While playing with my friends as a child, before any game, we would choose captains and they had to in turn choose us to be players on their teams. They would select the best players first and go in that order of who was a better player. I was never good at outdoor games and so inevitably I would normally be the last player to be picked on any team.
Why was it that the team captains always picked the best players onto their teams? Simply because they hoped that those players would play very well and that would help them win the game.
Isn't it true that when we enter into a relationship with someone, we expect the best from them? We hope that the doctor who’s treating us would give us his very best. We hope that the shopkeeper we’re dealing with gives us his best product. We hope that the other person in the relationship offers us their very best so that we, and in turn they would be successful.
What about us? Do we give our best? The question I believe we need to be asking ourselves is, “Do I offer my very best into the relationship?”
Offering our very best communicates our whole hearted commitment to that relationship. It also shows how much we value, love and cherish them. An average relationship becomes the best when we decide to stop giving average efforts and give our best.
Former UCLA Coach John Wooden once said “Make every day your masterpiece. If we give our best all the time, we can make our lives into something special and that will overflow into the life of others.”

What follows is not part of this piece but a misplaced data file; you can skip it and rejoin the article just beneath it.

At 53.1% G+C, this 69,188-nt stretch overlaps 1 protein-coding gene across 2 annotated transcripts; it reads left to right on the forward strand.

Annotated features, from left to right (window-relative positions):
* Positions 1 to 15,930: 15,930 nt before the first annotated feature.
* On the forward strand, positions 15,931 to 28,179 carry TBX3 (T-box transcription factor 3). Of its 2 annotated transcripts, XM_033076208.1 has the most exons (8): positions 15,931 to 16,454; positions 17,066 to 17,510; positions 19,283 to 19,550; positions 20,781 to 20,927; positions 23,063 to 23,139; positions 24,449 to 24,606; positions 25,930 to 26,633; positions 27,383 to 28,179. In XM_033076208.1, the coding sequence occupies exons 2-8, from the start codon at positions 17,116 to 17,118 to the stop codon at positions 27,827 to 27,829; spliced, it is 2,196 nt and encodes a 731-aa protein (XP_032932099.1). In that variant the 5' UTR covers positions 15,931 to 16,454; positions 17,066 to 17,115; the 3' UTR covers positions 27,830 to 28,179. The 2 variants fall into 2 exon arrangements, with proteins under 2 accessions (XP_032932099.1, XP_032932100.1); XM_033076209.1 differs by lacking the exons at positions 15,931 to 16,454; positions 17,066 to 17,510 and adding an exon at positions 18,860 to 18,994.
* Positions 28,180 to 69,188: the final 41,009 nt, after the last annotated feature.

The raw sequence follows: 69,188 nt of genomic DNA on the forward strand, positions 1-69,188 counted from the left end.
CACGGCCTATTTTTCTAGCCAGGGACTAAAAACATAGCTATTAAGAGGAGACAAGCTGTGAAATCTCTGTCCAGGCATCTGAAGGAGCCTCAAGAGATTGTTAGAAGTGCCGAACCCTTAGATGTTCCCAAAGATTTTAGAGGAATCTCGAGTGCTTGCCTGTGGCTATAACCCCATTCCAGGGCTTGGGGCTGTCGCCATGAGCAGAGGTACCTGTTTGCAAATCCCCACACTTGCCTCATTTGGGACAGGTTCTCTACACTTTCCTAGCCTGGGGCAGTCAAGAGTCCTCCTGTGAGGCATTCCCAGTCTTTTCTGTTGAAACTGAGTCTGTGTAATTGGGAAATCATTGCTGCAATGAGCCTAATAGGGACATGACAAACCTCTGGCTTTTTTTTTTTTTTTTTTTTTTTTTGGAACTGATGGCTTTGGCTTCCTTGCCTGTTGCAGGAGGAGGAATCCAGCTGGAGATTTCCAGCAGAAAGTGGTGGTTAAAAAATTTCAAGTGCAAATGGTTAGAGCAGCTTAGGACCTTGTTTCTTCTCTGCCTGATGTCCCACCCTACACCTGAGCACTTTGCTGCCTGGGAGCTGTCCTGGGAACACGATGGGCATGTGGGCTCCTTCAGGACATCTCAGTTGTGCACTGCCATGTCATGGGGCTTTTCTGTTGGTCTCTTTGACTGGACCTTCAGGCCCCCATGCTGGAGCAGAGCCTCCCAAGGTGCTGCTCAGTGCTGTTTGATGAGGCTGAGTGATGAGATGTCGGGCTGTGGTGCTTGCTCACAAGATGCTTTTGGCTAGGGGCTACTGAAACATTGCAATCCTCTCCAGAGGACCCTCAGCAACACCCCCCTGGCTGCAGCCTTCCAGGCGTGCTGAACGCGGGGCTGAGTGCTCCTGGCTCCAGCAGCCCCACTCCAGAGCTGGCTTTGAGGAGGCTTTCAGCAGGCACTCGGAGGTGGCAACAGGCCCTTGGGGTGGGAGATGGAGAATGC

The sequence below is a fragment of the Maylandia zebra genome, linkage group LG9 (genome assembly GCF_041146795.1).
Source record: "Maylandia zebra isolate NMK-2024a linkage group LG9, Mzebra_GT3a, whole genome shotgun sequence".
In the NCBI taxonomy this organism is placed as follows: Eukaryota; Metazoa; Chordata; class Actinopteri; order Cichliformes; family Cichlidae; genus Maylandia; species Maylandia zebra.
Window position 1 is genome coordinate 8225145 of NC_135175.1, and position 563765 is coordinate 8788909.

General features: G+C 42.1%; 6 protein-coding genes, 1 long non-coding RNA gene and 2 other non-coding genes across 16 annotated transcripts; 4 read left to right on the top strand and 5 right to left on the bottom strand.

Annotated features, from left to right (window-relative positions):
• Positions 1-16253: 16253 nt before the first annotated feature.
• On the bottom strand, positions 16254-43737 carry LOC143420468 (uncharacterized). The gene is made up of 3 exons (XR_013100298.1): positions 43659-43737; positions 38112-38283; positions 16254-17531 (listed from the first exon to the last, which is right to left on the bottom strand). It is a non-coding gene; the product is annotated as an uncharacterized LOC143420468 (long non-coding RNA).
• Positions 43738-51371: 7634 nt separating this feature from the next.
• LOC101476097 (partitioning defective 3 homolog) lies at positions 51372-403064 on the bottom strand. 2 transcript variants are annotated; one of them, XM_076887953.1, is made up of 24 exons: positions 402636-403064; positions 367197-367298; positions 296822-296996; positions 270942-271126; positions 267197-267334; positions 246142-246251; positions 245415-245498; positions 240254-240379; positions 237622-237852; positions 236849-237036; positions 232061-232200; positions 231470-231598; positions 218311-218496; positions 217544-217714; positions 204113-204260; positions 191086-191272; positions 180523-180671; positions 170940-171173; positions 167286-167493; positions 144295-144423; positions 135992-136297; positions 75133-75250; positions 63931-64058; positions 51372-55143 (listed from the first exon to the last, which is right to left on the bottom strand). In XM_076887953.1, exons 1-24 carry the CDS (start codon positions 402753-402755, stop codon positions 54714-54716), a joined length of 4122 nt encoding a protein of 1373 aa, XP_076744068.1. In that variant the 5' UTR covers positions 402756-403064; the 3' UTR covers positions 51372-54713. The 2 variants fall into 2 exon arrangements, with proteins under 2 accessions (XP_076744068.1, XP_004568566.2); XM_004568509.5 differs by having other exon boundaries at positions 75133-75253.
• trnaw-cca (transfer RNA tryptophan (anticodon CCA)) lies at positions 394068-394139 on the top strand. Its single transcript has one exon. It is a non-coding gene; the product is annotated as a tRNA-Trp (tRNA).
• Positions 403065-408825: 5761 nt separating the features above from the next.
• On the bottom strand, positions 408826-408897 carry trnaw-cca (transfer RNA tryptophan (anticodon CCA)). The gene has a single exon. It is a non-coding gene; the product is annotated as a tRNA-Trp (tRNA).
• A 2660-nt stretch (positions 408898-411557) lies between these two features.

Take Away Principle: An average relationship can become the best when we start offering our very best into it.
Tips on offering:
1. Have a mindset to offer the very best. Giving our very best starts with our attitude.
2. Stop doing the minimum to get by and do all that you can. Always ask yourself the question, “Is this the best I can do?”
3. Give what you can. Don't get emotional and go overboard like for example while buying something for the person; don’t get something you can't afford. Be rational.
4. Go with them the second mile. Don't just do what’s required but offer to do more.
5. Ask the question, “What can I do for them such that they can’t repay me for it?” and do it.